Here in the United States, a single guy is liable to get the cops called if he so much as glances at a jungle gym set. Heck, most of the ones I see actually have signs explicitly forbidding childless adults from being there, so for this workout, you’re going to have to be covert about it. Stick to times when the playground is empty, partly for your security and partly so you don’t bowl over any kids during your workout. Or, bring a kid (hopefully your own) to join in with you.

The makeup of this workout depends on the equipment at your disposal. Most jungle gyms allow you to do some sort of pullup, so do some of those. If you can swing across from bar to bar, all the better. Climb poles, vault over barriers. Avoid taking the stairs and instead climb the structure itself. Crawl up slides, then slide back down and finish with a roll onto the ground. Just keep moving as if you’re a kid on a candy-fueled bender. Maybe there are some hot lava monsters afoot, too.

Spend ten minutes doing everything you can think of to move around on and interact with the playground equipment. Ten minutes is long enough to get a great workout but short enough to evade suspicion. For more ideas watch this, this, this, this and this Primal Blueprint Fitness videos.

Burpee Ladder

The burpee is a simple yet humbling exercise. You begin with a pushup – that’s easy enough, right? – and spring up to the bottom of a squat, then stand and jump as high as you can before repeating the movement pattern. The first seven or eight burpees are always pretty easy, because you’re so focused on doing the movement that you barely realize the amount of taxation your body is accumulating. Once you finish that first set, though, the realization that you’re in for a rough time sets in.

Do ten of these the first minute, nine the second, eight the third, and so on. The faster you perform the burpees, the more rest you’ll get until the next set. The slower you perform the burpees, the less rest you’ll need since the burpees will be easier. What do you choose? Where do you strike the balance between intensity and rest? That’s for you to find out.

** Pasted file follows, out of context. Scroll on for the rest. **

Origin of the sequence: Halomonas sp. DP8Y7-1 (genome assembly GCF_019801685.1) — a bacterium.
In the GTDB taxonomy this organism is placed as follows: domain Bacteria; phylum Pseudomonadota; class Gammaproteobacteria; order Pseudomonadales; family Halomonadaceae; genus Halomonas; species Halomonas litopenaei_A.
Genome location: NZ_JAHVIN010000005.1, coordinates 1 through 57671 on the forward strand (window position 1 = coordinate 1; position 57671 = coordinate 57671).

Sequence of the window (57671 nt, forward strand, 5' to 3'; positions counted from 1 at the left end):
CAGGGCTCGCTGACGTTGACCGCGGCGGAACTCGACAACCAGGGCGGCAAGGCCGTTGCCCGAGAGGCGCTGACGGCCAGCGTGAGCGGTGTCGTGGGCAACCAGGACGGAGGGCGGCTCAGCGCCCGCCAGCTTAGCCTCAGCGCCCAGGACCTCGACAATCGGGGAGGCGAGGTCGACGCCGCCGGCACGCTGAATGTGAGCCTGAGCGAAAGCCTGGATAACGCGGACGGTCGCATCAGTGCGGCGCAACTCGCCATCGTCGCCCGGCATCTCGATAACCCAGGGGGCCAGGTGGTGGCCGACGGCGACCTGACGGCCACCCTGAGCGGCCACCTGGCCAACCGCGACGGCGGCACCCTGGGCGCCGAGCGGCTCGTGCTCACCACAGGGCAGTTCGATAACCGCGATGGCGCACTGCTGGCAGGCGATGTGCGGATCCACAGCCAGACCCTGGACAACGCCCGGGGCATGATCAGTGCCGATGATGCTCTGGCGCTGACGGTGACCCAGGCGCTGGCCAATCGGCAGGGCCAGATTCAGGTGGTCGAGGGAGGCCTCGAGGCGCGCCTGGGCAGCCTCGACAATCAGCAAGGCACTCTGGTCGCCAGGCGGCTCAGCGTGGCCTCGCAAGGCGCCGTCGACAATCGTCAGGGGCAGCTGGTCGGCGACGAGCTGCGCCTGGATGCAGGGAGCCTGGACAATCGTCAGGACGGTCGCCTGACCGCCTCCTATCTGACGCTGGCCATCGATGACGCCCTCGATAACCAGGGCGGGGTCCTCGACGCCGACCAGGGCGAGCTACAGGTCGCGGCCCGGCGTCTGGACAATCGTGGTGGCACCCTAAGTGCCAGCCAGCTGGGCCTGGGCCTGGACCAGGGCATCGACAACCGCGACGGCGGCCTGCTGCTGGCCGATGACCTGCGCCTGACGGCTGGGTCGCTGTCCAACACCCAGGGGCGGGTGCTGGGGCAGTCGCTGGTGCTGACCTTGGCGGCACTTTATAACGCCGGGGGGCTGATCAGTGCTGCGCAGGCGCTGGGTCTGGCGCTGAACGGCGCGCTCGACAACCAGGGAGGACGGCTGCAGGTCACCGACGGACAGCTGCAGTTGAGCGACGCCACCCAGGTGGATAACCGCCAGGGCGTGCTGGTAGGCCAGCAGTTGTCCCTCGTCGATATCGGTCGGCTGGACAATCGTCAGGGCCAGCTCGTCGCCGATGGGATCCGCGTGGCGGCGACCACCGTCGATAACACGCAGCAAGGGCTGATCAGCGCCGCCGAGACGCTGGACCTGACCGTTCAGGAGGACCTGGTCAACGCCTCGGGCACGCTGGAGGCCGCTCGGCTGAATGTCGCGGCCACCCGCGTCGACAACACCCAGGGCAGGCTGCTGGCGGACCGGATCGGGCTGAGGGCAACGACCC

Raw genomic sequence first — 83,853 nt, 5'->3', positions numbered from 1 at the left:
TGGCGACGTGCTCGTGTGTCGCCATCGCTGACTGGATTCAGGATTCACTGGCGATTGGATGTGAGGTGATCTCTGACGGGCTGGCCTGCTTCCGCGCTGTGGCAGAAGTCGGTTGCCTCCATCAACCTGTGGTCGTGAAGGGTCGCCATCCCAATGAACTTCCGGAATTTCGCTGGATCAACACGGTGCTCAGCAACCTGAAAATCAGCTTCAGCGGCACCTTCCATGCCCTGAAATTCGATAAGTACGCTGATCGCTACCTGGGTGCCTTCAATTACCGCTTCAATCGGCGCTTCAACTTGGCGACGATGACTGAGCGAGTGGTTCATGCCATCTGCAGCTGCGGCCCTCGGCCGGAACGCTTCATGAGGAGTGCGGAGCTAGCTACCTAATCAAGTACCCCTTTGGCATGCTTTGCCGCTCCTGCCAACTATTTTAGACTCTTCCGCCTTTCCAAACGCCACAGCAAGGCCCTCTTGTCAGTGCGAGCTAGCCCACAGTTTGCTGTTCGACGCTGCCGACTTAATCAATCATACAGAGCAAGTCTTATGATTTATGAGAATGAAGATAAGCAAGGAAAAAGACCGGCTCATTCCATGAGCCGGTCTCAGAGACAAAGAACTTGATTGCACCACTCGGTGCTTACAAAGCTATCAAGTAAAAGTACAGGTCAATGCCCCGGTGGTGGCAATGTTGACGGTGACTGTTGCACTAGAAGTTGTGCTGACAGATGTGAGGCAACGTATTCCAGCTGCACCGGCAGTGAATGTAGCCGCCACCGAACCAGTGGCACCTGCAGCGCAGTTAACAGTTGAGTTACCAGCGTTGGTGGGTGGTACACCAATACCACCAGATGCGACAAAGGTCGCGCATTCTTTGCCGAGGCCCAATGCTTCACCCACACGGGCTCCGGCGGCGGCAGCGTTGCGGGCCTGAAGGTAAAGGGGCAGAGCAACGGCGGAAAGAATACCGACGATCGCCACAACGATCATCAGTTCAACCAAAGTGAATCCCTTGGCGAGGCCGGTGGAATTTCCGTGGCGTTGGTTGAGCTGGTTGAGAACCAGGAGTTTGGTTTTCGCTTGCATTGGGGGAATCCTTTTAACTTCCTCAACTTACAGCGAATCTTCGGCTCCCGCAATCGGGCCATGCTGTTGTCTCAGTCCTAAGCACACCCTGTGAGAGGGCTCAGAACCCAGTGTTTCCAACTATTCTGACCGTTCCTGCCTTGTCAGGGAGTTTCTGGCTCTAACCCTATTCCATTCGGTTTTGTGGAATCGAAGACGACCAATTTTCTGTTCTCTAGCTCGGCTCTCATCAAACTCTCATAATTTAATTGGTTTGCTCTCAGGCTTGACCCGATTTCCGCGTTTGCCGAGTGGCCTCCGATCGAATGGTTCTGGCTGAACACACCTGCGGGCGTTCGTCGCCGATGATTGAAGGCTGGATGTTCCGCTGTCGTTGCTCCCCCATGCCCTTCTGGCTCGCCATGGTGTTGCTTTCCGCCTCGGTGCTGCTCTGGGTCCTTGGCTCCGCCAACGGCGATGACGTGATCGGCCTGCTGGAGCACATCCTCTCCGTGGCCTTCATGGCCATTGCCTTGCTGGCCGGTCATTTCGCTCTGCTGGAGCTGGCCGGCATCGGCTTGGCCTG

Dig, Dug

For this one, you’ll need a couple pieces of equipment. First, a medium sized garbage can. Second, a bunch of sand, diggable dirt, or gravel (the beach would work nicely here). Third, a shovel.

Using the shovel (or your hands if you prefer), fill the can at least a quarter of the way for women and halfway full for men. Once the can is at the requisite fullness, squat down so that you’re straddling the can and wrap your arms around it. Pull the can toward you (bear-hug style), maintain proper neutral spine, and stand up with the can in your arms. Perform three sets of 5 squats. If the can isn’t full enough to be a challenge, add a bit more material in between sets. After the third set, spend the rest of the allotted ten minutes filling the can up the rest of the way.

Travel Rearrangement

I often find that traveling affords me unique and effective ways to exercise. Either the place I’m staying at has a great gym with all the equipment I’d ever need, or perhaps the location is such that outdoor activities are encouraged and unavoidable. But sometimes you end up in those joints with a few mismatched dumbbells, a broken elliptical trainer, and surrounding environs comprised entirely of strip malls and parking lots. When that’s the case, how’s a guy supposed to get a good workout in? Burpees in the bathroom and dips on the chairs are effective, but those get old fast.

Next time you’re stuck in a hotel room, antsy to work out, consider rearranging the furniture. I’m serious here. That old CRT TV that weighs a million pounds? Move it over to the opposite corner. The entertainment center? Slide it across the floor to the other side. Flip the sofa up and over, flip the mattress, lift the easy chair. Pull, push, slide, lift, carry, and heave furniture around. Do this for ten minutes and work up a great sweat. But of course, be careful. We wouldn’t want any damage charges added to your hotel bill.

Beach Sprints, Modified

If you haven’t seen my old beach sprint video, check it out now. The cool thing about sprinting on the beach is that it’s easier on the joints and yet harder on your muscles because you’re working with a softer, more forgiving surface that absorbs a lot of the impact. How about we take it a step further and move toward the surf?